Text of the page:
National Inventors Day was brought about by President Ronald Reagan in 1983. He decided to declare February 11th as the national date because it is Thomas Edison’s birthday. Reagan thought it would be a good tribute to the inventor since he had over 1,000 patents and was most known for his invention of the light bulb.
To get a patent for an invention there are roughly eight steps that you would need to follow. To simplify them, you need to come up with an invention and determine if it is patentable. Then you pick from three different patent forms that you would need to fill out and send in. Finally you will receive approval and then you work to keep your patent maintained. This means you pay the fee for the patent every four, eight, and twelve years following approval.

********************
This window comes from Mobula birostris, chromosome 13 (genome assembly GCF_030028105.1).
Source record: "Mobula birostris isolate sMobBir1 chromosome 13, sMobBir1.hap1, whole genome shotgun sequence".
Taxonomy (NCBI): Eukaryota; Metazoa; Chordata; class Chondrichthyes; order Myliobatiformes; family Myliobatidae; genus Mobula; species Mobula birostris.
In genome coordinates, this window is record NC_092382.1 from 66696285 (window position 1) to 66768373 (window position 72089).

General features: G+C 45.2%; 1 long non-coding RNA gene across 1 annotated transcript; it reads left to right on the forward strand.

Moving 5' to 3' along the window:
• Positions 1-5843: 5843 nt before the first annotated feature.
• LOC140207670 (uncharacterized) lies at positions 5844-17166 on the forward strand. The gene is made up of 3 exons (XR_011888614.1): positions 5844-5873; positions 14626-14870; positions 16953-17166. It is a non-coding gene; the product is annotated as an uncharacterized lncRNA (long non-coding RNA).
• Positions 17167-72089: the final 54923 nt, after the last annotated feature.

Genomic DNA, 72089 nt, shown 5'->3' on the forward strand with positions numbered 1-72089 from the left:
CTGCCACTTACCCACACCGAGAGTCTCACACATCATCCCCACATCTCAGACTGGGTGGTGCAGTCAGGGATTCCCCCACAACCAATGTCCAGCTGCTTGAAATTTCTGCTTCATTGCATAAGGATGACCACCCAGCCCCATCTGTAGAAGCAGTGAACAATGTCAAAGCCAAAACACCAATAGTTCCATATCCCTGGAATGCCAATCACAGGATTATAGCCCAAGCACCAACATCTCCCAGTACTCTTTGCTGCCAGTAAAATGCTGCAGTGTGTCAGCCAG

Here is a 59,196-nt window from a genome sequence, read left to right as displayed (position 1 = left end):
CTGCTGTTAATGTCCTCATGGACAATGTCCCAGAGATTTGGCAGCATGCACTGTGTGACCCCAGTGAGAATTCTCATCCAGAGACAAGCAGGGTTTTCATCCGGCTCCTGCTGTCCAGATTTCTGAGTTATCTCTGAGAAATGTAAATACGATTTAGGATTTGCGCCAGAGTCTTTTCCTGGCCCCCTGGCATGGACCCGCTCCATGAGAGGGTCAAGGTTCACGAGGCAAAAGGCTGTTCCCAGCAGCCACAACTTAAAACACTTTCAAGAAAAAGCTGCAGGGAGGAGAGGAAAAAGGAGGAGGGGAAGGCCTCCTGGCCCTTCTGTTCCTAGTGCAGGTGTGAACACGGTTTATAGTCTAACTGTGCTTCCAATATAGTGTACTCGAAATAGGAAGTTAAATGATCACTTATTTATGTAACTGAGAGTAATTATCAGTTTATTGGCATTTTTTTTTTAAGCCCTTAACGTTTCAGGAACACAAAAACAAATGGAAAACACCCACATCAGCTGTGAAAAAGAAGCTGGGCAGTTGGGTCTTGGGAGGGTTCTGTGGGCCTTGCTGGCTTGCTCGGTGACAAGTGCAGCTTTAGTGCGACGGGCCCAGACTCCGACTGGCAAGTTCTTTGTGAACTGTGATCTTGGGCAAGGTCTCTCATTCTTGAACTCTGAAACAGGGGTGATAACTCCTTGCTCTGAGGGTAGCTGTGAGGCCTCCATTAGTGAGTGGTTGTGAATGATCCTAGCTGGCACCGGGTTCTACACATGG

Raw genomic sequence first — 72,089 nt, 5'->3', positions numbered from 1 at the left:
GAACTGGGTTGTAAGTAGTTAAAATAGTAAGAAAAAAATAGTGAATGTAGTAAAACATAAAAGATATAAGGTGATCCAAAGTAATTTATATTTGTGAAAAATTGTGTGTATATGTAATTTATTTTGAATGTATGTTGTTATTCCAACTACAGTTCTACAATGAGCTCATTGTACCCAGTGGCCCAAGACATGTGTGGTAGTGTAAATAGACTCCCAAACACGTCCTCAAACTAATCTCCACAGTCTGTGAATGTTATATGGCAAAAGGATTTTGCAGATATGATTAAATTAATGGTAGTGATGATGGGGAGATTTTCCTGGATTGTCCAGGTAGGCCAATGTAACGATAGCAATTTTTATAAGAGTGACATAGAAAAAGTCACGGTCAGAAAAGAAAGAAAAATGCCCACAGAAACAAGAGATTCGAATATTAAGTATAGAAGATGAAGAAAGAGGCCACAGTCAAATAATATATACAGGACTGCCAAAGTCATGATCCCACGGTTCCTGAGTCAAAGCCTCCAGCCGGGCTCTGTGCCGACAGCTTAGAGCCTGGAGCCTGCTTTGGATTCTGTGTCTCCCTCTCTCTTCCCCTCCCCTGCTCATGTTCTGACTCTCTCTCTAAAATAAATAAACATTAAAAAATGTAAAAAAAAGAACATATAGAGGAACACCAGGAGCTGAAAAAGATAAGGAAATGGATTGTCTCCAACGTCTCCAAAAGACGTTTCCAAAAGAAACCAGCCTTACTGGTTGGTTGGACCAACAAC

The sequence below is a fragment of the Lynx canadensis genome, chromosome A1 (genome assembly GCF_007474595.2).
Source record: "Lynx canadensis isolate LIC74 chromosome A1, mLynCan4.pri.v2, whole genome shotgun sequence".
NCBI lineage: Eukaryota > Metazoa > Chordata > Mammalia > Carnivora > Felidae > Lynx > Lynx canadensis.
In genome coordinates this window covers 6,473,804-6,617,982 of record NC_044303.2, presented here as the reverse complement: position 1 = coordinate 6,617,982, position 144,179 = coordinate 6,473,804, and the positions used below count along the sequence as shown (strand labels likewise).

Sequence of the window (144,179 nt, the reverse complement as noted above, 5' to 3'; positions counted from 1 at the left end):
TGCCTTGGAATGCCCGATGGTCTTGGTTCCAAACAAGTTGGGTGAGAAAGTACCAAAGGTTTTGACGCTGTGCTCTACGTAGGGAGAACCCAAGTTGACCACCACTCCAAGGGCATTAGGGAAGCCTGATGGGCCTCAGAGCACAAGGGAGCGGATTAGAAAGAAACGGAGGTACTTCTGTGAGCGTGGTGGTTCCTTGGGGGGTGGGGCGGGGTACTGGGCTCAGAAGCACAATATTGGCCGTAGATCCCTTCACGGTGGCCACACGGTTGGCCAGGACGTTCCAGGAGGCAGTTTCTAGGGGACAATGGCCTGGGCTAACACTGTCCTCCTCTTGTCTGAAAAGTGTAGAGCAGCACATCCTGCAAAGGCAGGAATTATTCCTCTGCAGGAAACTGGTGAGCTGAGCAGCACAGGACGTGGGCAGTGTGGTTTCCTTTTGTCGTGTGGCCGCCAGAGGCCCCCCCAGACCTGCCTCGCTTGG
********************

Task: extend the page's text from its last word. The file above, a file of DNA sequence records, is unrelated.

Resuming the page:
More resources can be found here:
- Patents. “Patent Process Overview.” United States Patent and Trademark Office - An Agency of the Department of Commerce, www.uspto.gov/patents-getting-started/patent-process-overview#step8.
- Rhodan, M. (2016). Meet the Inventors Obama Highlighted in the State of the Union. Time.Com, N.PAG.
- Roman, H. T. (2016). Thomas Edison as Role Model. Tech Directions, 75(5), 17-19.
- Hubert, P. G. (2001). Inventors. Scituate, MA: Digital Scanning Inc.
- Curley, R. (2010). The 100 Most Influential Inventors of All Time. New York, NY: Britannica Educational Publishing.
- Gribbin, J. R. (2004). The scientists : a history of science told through the lives of its greatest inventors. New York : Random House, 2004.
Call number: 509.22 G871 2003
- Isaacson, W. (2014). The innovators : how a group of hackers, geniuses, and geeks created the digital revolution. New York : Simon & Schuster, 2014.
Call number: Non Fic 004.092 Is15 2014